Rising violence jeopardizing efforts to resolve Ivorian political crisis – UN

UN Blue Helmets on patrol in Côte d’Ivoire

16 March 2011 – The United Nations peacekeeping mission in Côte d’Ivoire today strongly condemned the increasing violence that is affecting many parts of the country, calling for an immediate end to the strife that is hampering efforts to resolve the ongoing political crisis.

The mission, known as UNOCI, reported that 18 people, including three women and a baby, were wounded last night by a grenade thrown by unidentified individuals in the southern town of Attecoubé in Abidjan district.

“UNOCI considers it imperative to put an end, immediately, to this escalation of violence that jeopardizes peace, social cohesion and national reconciliation,” the mission said in a news release.

It also reiterated its appeal to all parties to exercise restraint and cease the violence, which is making it more difficult to resolve the current political impasse resulting from incumbent Laurent Gbagbo’s refusal to step down following the UN-certified victory of opposition leader Alassane Ouattara in November’s presidential run-off election.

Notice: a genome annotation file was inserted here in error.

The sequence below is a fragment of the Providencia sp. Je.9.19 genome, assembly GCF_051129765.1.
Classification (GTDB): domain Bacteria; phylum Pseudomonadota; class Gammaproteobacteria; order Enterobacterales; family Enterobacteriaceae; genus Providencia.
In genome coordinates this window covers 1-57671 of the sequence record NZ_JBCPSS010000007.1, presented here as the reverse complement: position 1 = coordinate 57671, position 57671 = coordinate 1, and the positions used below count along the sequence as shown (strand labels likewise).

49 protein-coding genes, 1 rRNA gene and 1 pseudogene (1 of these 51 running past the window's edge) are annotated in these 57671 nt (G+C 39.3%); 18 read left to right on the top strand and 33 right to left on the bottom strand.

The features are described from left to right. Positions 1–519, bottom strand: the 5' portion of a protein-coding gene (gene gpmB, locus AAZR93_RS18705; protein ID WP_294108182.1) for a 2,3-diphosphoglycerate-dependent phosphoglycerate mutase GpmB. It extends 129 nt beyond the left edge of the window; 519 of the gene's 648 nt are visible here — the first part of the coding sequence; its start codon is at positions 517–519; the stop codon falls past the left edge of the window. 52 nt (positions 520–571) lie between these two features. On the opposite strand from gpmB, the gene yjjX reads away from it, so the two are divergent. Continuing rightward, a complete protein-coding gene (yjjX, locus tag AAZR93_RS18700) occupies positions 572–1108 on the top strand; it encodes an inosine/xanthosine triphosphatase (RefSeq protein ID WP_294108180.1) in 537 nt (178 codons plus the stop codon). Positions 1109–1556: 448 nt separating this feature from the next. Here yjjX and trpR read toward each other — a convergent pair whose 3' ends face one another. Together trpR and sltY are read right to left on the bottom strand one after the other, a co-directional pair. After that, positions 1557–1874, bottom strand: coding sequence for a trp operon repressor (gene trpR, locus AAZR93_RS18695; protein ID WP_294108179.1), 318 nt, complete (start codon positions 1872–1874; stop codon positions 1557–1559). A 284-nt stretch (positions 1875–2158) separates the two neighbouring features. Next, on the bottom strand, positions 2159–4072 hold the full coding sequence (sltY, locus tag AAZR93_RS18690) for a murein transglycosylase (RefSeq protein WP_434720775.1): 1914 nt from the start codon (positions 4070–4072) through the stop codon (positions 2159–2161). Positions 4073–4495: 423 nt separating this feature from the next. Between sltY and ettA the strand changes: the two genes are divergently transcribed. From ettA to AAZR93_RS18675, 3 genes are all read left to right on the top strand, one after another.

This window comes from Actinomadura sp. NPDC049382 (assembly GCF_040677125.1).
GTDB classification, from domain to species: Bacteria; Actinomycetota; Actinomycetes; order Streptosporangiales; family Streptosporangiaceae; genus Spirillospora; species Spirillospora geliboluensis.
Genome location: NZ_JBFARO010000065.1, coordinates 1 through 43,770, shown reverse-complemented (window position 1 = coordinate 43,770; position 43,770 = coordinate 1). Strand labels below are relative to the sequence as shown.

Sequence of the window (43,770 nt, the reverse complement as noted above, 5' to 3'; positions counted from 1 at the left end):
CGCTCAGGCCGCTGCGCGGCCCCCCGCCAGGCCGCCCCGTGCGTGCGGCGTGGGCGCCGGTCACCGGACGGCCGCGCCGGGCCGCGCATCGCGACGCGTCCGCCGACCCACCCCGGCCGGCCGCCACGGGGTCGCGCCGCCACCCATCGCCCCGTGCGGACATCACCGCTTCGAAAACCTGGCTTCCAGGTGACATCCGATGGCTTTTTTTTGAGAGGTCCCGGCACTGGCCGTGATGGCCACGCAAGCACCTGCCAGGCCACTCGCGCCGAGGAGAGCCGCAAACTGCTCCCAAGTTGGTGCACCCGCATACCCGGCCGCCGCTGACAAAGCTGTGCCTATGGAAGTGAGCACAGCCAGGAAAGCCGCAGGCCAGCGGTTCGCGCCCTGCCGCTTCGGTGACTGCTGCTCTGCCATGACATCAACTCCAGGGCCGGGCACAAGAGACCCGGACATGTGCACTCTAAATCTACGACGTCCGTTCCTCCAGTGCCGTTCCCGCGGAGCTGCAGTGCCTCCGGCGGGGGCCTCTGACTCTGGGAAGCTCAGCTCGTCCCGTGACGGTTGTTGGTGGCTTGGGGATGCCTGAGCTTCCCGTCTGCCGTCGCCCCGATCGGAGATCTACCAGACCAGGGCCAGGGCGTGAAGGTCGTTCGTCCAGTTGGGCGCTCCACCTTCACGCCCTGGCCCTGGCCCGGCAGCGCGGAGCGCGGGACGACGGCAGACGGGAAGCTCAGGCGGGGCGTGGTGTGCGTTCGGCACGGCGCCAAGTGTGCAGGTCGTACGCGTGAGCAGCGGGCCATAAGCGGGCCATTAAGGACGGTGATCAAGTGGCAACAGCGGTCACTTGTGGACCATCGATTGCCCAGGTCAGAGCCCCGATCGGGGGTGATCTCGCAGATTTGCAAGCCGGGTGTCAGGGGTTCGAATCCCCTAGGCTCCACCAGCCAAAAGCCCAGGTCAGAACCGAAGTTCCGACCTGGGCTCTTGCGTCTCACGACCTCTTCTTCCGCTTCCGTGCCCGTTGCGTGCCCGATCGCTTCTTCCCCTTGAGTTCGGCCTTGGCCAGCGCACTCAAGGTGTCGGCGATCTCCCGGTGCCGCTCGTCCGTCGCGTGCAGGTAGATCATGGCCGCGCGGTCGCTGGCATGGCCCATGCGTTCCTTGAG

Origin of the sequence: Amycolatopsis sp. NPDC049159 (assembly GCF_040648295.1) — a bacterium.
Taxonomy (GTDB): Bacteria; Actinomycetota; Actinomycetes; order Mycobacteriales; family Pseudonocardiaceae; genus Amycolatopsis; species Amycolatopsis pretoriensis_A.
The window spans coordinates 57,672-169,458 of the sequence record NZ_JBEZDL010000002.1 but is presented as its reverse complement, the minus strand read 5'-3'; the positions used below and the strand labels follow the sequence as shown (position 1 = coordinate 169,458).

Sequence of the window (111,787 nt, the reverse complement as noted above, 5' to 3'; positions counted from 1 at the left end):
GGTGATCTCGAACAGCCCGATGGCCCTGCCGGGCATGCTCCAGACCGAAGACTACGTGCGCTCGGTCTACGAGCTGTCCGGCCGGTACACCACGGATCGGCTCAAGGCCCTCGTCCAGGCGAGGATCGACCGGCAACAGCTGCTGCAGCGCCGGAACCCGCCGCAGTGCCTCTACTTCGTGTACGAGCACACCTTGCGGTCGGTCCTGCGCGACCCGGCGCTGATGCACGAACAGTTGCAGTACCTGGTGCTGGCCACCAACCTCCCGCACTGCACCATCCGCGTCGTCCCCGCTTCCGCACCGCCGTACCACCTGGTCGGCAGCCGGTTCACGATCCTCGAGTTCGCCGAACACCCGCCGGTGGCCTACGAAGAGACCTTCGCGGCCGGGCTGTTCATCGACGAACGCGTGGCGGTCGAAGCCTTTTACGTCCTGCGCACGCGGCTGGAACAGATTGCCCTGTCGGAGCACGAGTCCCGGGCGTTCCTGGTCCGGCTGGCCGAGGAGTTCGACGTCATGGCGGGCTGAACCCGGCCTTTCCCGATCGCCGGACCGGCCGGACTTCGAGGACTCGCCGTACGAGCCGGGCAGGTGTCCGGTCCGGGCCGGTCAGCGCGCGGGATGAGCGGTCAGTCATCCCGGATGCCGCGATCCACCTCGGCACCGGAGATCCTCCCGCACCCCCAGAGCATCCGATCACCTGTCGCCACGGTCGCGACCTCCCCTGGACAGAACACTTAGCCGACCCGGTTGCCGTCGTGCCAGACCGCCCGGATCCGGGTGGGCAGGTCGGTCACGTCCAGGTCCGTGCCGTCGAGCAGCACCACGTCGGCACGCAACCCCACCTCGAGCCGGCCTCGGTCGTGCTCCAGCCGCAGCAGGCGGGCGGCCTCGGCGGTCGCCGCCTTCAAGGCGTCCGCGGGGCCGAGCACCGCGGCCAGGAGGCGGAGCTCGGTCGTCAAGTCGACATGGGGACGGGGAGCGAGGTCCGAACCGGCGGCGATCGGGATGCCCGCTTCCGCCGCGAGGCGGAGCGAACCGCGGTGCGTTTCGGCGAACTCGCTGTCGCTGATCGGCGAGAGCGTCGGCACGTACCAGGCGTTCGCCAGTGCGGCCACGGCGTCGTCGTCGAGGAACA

The polls were meant to reunify the country after it was split by civil war in 2002 into a rebel-held north and Government-controlled south.

Instead the political stand-off and ensuing violence have led to hundreds of deaths and the displacement of some 370,000 people within Côte d’Ivoire, according to the UN High Commissioner for Refugees (UNHCR). An additional 70,000 Ivorians have fled to neighbouring Liberia seeking refuge.

UNHCR warned yesterday that fighting between Gbagbo loyalists and supporters of Mr. Ouattara continue to complicate efforts to provide humanitarian assistance to those displaced by the violence.


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